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Which? Review of Sony KDL 46Z5500


Standard Member
"If you're after a high-end, big screen TV with all the latest extras, a classy finish and top-drawer picture, it's hard to go wrong with the Best Buy 46-inch full HD Z5500. Reasonably solid and detailed sound quality help give it the edge on much of the big-screen competition.

There's a lovely depth, rich colour and natural feel to the picture. Dark scenes can seem a little too shadowy but this rarely takes away from the overall quality. Freeview pictures look especially good, thanks to a spot-on balance of sharp detail and natural softness (to disguise the graininess of the lower-quality broadcast signal). Occasionally, it can appear too stark but this rarely detracts from the solid images on screen. The 200Hz Motionflow software smooths out motion judder (and does a better job than most rivals), but our experts felt it looked slightly artificial and preferred it switched off. Motion still looks impressive, even when you do this.

HD is vibrant and even our eagle-eyed experts found it hard to fault. However, the Sony does have an Achilles heel. Viewed head on the picture is fine, but sit too far to the side and it fades. This probably won't be a problem for most homes, say if the TV sits in a corner, but could be an issue in bigger living rooms where the TV is flush against the wall.

Sound quality is a pleasant surprise. The well balanced, large-scale sound, bursts with drive, energy and detail, more than making up for the woolly bass and occasional sibilance (a slight hiss, usually on speech). To get even better sound, there are analogue stereo and digital optical outputs to connect the TV to a traditional hi-fi or surround-sound system.

There is a good range of other connections too, ranging from a USB port, four high-definition HDMI sockets, a couple of Scart RGB sockets for standard-definition equipment, an high resolution analogue VGA port for hooking up to your computer and a versatile headphone socket with volume control independent of the main speakers and controlled via the remote. All the HDMI sockets can double up and be connected to a computer, and all support Bravia sync, which allows control of connected equipment (and menu systems) with just the TV remote. Extras like this set Sony apart from many rivals.

Among the Z5500's more exotic extras are a DNLA-enabled ethernet port for streaming media files from a connected PC and Sony's Net TV application Applicast. This doesn't give full internet access, but offers around 30 ‘widgets' such as calendars, clocks and calculators. Hardly groundbreaking and it pales next to the YouTube and Picasa widgets on offer from rival brands, but in future you should be able to download more widgets from the Sony website and transfer them to the TV via the USB port. The internet connection also enables the TV to download location maps to show you where any downloaded photos were taken (using a compatible GPS-enabled camera).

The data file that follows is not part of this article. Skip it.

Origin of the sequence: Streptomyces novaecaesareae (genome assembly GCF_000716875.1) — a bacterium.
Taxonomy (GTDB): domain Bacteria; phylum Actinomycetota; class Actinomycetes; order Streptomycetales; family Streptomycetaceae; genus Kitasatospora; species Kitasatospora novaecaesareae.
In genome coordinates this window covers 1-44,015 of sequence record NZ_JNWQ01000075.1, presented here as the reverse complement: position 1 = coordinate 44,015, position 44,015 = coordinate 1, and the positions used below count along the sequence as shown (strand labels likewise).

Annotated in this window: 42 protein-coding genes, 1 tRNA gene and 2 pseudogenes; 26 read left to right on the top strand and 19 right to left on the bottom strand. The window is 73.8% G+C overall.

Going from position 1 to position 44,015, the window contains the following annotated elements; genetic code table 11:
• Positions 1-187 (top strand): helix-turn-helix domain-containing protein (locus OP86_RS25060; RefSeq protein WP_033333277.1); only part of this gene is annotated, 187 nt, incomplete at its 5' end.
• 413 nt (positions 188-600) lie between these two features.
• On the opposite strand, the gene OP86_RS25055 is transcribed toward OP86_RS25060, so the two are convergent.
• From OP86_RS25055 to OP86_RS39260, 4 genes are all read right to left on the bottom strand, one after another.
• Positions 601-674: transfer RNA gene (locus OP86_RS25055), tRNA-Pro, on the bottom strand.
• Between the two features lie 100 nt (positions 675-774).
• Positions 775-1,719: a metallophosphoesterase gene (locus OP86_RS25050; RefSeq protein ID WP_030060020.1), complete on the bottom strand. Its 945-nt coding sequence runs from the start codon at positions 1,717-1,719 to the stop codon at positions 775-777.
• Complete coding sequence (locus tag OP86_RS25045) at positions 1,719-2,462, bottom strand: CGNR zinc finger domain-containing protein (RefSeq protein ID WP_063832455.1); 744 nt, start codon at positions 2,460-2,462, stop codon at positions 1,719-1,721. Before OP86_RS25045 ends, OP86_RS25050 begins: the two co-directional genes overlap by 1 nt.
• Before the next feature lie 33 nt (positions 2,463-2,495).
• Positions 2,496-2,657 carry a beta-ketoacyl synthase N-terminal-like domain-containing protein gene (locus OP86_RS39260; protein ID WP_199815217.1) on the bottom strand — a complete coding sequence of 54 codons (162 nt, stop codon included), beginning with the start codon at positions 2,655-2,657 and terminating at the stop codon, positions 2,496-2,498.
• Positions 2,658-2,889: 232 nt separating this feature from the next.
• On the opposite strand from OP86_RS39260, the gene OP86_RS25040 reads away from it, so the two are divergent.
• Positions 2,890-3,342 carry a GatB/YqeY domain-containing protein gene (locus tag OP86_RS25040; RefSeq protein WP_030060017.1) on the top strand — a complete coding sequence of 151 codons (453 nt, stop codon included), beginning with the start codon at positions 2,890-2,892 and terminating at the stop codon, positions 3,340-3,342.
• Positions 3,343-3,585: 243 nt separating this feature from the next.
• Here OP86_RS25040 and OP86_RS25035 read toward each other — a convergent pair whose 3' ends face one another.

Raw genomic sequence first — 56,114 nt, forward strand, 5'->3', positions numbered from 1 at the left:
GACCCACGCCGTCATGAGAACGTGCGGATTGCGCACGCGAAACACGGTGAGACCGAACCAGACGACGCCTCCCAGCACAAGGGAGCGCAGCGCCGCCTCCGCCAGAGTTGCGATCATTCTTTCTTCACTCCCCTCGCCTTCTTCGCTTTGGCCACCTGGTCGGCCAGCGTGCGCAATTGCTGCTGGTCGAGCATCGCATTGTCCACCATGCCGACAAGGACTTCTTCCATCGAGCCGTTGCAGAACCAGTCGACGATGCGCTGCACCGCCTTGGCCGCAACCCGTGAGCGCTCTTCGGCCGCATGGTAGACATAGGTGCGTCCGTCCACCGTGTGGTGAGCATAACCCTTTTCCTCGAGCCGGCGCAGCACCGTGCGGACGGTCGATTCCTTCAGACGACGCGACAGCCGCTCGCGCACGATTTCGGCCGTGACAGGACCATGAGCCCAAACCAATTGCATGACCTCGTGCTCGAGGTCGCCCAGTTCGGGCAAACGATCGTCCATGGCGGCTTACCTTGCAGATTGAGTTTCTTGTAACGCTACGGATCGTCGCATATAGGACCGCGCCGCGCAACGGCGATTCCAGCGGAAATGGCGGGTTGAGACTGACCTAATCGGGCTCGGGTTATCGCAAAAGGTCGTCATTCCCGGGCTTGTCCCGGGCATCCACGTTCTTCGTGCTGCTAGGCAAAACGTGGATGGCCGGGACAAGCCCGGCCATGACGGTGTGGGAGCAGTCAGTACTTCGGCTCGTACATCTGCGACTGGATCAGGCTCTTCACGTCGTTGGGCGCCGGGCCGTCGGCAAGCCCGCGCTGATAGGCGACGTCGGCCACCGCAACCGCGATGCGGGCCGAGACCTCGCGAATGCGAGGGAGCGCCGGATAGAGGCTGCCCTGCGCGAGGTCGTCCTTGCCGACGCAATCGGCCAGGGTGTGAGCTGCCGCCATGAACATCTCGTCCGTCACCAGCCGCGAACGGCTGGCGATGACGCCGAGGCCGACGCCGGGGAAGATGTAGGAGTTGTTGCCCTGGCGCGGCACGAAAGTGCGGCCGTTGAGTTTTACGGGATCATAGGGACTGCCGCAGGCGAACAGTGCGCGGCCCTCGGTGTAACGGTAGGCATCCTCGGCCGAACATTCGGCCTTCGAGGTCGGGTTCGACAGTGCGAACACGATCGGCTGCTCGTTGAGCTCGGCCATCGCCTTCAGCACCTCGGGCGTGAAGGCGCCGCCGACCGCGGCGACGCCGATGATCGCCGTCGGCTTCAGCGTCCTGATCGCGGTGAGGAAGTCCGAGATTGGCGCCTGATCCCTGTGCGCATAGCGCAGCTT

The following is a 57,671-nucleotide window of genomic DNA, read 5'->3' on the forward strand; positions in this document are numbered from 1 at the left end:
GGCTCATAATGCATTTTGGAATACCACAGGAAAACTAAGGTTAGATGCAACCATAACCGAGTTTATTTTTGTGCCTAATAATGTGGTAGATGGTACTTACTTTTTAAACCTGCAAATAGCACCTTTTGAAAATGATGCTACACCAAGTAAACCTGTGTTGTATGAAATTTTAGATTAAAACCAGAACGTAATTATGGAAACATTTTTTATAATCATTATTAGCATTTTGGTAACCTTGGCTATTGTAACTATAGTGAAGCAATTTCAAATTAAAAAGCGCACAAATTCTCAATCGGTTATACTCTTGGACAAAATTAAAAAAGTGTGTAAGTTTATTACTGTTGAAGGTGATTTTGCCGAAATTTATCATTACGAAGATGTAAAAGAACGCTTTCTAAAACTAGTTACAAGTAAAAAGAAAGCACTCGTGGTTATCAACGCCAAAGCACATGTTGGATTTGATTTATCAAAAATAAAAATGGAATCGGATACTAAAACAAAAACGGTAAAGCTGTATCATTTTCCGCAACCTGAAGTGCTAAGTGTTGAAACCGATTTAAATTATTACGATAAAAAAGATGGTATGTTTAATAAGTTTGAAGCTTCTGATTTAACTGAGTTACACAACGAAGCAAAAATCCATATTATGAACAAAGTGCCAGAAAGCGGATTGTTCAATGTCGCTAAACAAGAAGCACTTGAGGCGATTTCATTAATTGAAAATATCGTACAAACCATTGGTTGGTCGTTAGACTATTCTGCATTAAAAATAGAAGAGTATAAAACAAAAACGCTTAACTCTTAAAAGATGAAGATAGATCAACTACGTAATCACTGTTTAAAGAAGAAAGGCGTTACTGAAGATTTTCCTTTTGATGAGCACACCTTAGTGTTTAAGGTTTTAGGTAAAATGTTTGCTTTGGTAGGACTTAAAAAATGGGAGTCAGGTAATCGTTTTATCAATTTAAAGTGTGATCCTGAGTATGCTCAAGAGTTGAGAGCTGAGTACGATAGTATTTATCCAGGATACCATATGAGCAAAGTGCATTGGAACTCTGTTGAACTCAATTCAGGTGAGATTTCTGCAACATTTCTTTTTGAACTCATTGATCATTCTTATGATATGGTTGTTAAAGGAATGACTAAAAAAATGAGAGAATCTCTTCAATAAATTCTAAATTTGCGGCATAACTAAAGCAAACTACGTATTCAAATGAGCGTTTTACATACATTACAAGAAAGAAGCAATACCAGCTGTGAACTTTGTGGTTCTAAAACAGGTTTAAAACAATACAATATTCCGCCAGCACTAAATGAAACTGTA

Is it easy to use?

Usability is so-so. On-screen menus and EPG (electronic programme guide) are easy to navigate but they can be difficult to read and the remote is long, weighty and quite busy. A blue backlight to illuminate the buttons on the remote is a nice touch, as is the on-screen instruction manual covering the main features and Bravia TV tips.

The Guide plus+ EPG (an alternative to the standard EPG) is confusingly set-up and best avoided. It has audio description (additional narrative for visually impaired people), a voice zoom feature that can boost dialogue over background noise and music, and an automatic volume control that keeps the volume constant across programmes and ads.

Energy use

At about 155 watts, power use is fairly low for a 46-inch LCD and this can be reduced to under 100 watts by selecting the highest power-saving setting. Sony has also crammed in energy-saving extras, such as an auto-off option, an ambient light sensor that cuts power in low-light and a screen-blanking option for listening to digital radio. We think the quick-start standby option is wasteful - the TV will turn on marginally quicker but it uses more than 16 watts while waiting to do so.

If you need to re-tune (lots of Freeview channels will be shifting around to accommodate Freeview HD) there is a re-scan option in the menu system. This is quite common, but we'd prefer to see an auto re-tune option to take some of the panic out of digital switchover.

Pros: Solid picture performance and plenty of features, ranging from the exotic to the functional. Sound quality is a cut above most rivals

Cons: Picture can fade from an angle, the current internet TV widgets are a little disappointing"

any other thoughts on what looks to be one of the best in its class?
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Only the 4500 had better sound - A seperate subwoofer.

and my my belief that internet features (Widgets/DNLA) is currently in its infancy and very limited.

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